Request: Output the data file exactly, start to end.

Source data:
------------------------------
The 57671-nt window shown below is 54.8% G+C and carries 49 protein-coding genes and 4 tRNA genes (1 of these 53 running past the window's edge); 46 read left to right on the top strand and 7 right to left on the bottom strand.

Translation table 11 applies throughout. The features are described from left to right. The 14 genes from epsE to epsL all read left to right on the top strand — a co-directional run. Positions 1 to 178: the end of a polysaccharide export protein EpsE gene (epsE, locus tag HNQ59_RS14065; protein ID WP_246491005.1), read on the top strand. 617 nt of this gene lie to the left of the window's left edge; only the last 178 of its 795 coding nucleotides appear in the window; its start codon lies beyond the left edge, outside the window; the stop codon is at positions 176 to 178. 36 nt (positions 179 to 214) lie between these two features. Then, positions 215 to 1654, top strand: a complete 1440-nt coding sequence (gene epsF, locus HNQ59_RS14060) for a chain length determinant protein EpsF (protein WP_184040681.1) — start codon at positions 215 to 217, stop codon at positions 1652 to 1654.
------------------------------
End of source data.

The 57671-nt window shown below is 54.8% G+C and carries 49 protein-coding genes and 4 tRNA genes (1 of these 53 running past the window's edge); 46 read left to right on the top strand and 7 right to left on the bottom strand.

Translation table 11 applies throughout. The features are described from left to right. The 14 genes from epsE to epsL all read left to right on the top strand — a co-directional run. Positions 1 to 178: the end of a polysaccharide export protein EpsE gene (epsE, locus tag HNQ59_RS14065; protein ID WP_246491005.1), read on the top strand. 617 nt of this gene lie to the left of the window's left edge; only the last 178 of its 795 coding nucleotides appear in the window; its start codon lies beyond the left edge, outside the window; the stop codon is at positions 176 to 178. 36 nt (positions 179 to 214) lie between these two features. Then, positions 215 to 1654, top strand: a complete 1440-nt coding sequence (gene epsF, locus HNQ59_RS14060) for a chain length determinant protein EpsF (protein WP_184040681.1) — start codon at positions 215 to 217, stop codon at positions 1652 to 1654.